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"We Tibetans are looking for a legitimate and meaningful autonomy, an arrangement that would enable Tibetans to live within the framework of the People’s Republic of China."

Norway involved in China-Tibet talks

December 26, 2010

December 21, 2010

Norwegian officials have in all secrecy been contributing economically
to funding meetings between Chinese authorities in Beijing and
representatives for Dalai Lama’s Tibetan government in exile.

The Norwegian involvement emerged last week in documents made available
by WikiLeaks and reported by newspaper Aftenposten.

Dialogue between representatives of the Dalai Lama and Chinese
authorities has been going on since 2002. The US State Department has
been aware of Norway’s role in the dialogue, according to documents to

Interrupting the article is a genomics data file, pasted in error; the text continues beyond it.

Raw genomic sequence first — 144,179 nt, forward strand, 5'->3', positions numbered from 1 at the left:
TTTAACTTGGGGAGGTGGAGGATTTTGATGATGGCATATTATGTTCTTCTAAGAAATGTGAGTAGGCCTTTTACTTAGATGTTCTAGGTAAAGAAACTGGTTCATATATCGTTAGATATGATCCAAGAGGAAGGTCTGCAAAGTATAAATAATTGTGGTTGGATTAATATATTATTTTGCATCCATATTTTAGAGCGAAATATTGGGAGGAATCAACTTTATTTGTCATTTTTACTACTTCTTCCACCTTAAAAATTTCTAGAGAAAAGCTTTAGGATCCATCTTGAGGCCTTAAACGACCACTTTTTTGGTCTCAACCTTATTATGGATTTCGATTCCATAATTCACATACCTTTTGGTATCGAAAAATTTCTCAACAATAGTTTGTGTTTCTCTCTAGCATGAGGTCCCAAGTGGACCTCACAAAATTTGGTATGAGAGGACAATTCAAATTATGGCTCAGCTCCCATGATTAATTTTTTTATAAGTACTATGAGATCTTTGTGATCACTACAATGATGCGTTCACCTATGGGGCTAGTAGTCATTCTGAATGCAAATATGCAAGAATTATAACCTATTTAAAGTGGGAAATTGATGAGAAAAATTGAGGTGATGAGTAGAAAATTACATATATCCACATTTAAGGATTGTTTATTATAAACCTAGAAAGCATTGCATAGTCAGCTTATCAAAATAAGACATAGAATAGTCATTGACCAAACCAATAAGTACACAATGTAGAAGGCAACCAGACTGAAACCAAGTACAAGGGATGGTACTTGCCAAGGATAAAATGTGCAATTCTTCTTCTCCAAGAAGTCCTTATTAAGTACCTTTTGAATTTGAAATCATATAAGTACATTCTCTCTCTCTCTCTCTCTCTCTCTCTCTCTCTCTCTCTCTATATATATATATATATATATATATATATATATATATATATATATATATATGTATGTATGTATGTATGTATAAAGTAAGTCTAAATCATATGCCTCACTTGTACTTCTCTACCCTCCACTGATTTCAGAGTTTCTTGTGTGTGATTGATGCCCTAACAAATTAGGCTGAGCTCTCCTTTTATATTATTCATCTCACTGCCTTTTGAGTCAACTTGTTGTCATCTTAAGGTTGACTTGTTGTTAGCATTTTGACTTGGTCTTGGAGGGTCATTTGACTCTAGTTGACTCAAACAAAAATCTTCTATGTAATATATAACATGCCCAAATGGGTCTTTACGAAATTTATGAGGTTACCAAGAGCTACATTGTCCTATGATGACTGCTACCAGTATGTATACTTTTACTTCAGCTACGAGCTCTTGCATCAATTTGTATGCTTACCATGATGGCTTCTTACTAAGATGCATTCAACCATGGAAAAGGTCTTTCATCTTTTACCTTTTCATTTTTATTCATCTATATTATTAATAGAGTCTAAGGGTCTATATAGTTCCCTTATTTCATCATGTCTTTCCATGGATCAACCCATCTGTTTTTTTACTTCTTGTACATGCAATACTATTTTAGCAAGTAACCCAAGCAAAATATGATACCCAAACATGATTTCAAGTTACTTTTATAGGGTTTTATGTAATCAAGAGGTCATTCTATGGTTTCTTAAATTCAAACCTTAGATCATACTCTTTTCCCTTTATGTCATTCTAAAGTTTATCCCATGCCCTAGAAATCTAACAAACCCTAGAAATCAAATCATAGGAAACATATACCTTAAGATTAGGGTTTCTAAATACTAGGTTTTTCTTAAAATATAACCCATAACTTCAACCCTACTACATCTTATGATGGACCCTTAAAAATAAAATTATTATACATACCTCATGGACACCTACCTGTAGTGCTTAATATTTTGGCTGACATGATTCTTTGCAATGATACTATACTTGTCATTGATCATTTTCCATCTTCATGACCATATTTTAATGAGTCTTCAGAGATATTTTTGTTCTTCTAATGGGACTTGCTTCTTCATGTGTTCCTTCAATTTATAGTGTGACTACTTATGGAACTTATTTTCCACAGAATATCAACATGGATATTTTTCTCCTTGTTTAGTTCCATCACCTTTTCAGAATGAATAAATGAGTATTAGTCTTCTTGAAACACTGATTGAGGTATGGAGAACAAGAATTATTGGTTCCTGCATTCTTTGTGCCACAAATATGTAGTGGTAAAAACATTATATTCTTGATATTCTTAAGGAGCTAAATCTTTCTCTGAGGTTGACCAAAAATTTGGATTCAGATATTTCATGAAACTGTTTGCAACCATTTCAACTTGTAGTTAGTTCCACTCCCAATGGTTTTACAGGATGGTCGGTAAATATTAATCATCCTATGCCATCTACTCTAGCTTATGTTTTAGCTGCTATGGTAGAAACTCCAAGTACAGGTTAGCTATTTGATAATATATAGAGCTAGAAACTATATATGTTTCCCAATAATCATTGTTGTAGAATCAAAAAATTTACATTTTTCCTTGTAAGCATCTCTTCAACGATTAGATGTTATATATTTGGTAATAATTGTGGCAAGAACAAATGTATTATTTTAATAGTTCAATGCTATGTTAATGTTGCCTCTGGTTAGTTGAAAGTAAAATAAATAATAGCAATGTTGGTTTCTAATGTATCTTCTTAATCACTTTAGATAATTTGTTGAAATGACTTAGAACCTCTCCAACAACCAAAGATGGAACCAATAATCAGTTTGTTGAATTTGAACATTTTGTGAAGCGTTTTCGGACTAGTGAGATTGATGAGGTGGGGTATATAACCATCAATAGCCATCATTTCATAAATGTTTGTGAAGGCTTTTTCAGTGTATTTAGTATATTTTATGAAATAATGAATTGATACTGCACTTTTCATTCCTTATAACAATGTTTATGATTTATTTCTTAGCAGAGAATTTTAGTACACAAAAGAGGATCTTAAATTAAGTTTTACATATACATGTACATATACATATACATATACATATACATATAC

which Aftenposten and Swedish newspaper Svenska Dagbladet gained access
via WikiLeaks. The documents include Tibet on the list of countries
where Norway has played a role in peace talks in recent years.

Foreign Minister Jonas Gahr Støre wouldn’t comment. Tibet is viewed as
an autonomous region of China and been under Chinese control since
Chinese forces invaded Tibet’s capital of Lhasa in 1950. Tibet’s
spiritual leader, Dalai Lama, went into exile in India in 1959 and won
the Nobel Peace Prize in 1989.

The WikiLeaks documents reveal that the ageing Dalai Lama, now 75, told
an American official that he thinks Chinese President Hu Jintao hates
him personally, and hopes China will adopt a more moderate line
regarding Tibet when Hu steps down in 2012.

China since has become angry with Norway, after the Norwegian Nobel
Committee awarded the Nobel Peace Prize to Chinese dissident Liu Xiaobo,
and lately has been cancelling meetings involving Norwegian government
officials.
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